4-one and 10-ethylidene-3-oxatricyclo[6.2.1.0(2,7)]undecan-4-one, origin: Firmenich SA, Geneva, Switzerland), 3-methoxy-7,7-dimethyl-10-methylene-bicyclo[4.3.1]decane (origin: Firmenich SA, Geneva, Switzerland); Group 6: Cedroxyde® (trimethyl-13-oxabicyclo-[10.1.0]-trideca-4,8-diene , origin: Firmenich SA, Geneva, Switzerland), Ambrettolide LG ((E)-9-hexadecen-16-olide, origin: Firmenich SA, Geneva, Switzerland), Habanolide® (pentadecenolide, origin: Firmenich SA, Geneva, Switzerland), muscenone (3-methyl-(4/5)-cyclopentadecenone, origin: Firmenich SA, Geneva, Switzerland), muscone (origin: Firmenich SA, Geneva, Switzerland), Exaltolide® (pentadecanolide, origin: Firmenich SA, Geneva, Switzerland), Exaltone® (cyclopentadecanone, origin: Firmenich SA, Geneva, Switzerland), (l-ethoxyethoxy)cyclododecane (origin: Firmenich SA, Geneva, Switzerland), Astrotone; - Group 7: Lilial® (origin: Givaudan SA, Vernier, Switzerland), rosinol.

Preferably, the perfume in which the polyisocyanate is dissolved comprises at least 30%, preferably at least 50%, more preferably at least 60% of ingredients selected from Groups 1 to 7, as defined above. More preferably said perfuming composition comprises at least 30%, preferably at least 50% of ingredients from Groups 3 to 7, as defined above. Most preferably said composition comprises at least 30%, preferably at least 50% of ingredients from Groups 3, 4, 6 or 7, as defined above.

According to another preferred embodiment, the perfume comprises at least 30%, preferably at least 50%, more preferably at least 60% of ingredients having a logP above 3, preferably above 3.5 and even more preferably above 3.75. According to a further embodiment of the invention, the perfume used in the process of the invention contains less than 5% of its own weight of primary alcohols, less than 10% of its own weight of secondary alcohols and less than 15% of its own weight of tertiary alcohols. Preferably, the perfume used in the process of the invention does not contain any primary alcohols and contains less than 10% of secondary and tertiary alcohols. According to another preferred embodiment of the invention, there is used an amount of between 28 and 60% of perfume in the process of the invention, these percentages being defined by weight relative to the total weight of the microcapsules.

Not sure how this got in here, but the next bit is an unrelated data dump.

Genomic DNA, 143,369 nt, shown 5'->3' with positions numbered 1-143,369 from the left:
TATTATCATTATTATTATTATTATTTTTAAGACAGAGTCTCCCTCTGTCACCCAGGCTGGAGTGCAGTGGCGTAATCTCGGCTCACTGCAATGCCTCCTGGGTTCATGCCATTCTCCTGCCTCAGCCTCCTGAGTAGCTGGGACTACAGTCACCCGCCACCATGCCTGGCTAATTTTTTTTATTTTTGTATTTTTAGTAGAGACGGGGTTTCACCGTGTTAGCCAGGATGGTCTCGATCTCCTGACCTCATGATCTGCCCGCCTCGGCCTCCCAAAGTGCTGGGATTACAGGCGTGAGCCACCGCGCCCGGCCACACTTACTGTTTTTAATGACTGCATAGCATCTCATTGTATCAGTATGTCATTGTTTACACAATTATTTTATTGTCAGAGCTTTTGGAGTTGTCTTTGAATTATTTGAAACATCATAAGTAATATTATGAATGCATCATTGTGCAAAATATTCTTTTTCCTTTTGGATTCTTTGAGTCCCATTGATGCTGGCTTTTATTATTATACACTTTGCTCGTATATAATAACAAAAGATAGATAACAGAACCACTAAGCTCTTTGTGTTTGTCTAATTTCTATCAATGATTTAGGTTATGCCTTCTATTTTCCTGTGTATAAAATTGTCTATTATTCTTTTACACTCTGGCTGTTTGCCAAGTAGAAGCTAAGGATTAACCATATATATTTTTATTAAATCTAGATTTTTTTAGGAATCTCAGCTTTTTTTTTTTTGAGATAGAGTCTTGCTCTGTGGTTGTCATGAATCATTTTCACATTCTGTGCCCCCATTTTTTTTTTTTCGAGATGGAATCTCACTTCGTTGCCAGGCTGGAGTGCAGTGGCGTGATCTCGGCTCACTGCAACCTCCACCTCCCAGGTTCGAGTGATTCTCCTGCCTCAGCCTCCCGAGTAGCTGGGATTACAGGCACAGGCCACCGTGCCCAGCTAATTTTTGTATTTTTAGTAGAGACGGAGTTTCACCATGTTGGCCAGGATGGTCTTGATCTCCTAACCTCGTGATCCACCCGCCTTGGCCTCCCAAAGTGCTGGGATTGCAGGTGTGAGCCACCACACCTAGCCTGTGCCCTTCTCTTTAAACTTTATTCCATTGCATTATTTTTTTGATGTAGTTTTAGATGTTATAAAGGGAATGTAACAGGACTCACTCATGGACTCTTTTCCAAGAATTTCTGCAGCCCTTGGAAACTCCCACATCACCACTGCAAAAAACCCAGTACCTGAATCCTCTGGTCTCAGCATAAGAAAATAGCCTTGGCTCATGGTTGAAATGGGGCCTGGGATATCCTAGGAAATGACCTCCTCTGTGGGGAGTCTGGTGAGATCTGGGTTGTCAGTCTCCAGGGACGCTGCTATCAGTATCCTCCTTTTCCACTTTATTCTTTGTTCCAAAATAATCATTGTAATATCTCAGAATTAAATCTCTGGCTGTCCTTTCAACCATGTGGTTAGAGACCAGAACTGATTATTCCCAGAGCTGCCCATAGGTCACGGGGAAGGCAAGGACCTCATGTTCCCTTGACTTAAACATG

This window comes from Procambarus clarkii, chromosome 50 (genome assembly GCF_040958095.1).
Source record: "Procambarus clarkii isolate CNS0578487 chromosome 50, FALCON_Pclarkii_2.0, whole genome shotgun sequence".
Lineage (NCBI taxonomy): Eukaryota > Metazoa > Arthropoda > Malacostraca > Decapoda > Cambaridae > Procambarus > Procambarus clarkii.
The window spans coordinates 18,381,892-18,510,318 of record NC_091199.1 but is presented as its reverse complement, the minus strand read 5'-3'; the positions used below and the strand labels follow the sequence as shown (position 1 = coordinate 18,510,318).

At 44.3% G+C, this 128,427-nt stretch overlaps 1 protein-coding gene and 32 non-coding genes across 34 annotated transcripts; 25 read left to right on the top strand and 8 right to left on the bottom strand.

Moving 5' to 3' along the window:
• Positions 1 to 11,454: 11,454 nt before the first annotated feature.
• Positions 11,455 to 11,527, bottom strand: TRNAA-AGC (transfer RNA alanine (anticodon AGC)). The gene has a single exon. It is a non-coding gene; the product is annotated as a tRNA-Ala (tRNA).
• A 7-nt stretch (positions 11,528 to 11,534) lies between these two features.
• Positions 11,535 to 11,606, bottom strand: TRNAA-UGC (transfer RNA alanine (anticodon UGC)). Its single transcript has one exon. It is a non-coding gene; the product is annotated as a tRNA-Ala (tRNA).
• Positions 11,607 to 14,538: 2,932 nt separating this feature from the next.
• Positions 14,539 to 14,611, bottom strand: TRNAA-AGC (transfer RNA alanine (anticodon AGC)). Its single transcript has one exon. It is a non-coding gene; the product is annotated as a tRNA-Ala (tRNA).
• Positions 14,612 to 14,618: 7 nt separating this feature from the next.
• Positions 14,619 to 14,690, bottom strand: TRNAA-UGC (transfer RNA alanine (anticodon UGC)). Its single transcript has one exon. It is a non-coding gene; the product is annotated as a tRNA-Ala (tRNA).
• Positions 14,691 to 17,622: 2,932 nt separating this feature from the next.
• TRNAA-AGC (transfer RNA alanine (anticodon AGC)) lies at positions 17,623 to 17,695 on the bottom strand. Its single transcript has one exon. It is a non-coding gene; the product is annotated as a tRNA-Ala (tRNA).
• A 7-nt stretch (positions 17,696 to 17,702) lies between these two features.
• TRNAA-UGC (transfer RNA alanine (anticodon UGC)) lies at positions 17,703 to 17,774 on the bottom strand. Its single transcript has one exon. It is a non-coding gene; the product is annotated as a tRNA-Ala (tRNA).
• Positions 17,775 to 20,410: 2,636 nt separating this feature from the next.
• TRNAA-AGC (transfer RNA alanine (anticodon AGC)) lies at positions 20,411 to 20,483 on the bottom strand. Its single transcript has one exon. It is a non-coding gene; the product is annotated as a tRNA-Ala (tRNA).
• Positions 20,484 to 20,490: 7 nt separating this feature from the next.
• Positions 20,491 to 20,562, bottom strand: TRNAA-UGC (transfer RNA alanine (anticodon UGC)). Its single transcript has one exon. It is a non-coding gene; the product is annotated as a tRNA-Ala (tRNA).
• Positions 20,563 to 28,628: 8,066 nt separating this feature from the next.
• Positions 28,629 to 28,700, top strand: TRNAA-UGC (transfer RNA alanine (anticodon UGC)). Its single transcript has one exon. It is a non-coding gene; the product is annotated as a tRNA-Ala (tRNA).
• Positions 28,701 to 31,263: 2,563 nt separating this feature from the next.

The polyisocyanate used in the process of the invention comprises at least two isocyanate groups. Preferably it contains at least three isocyanate groups. Following these numbers of functional groups, an optimal reticulation or network of the capsules wall is achieved, providing thus microcapsules exhibiting a surprising prolonged slow release of fragrances, as well as a surprising improved stability in the consumer product.

Low volatility polyisocyanate molecules are preferred because of their low toxicity.

In particular, the polyisocyanate is preferably selected from the group consisting of a trimer of hexamethylene diisocyanate, a trimer of isophorone diisocyanate or a Biuret of hexamethylene diisocyanate, among which a Biuret of hexamethylene diisocyanate is even more preferred. Preferably the polyisocyanate is added in an amount comprised between 2 and 20% by weight, relative to the total weight of the solution.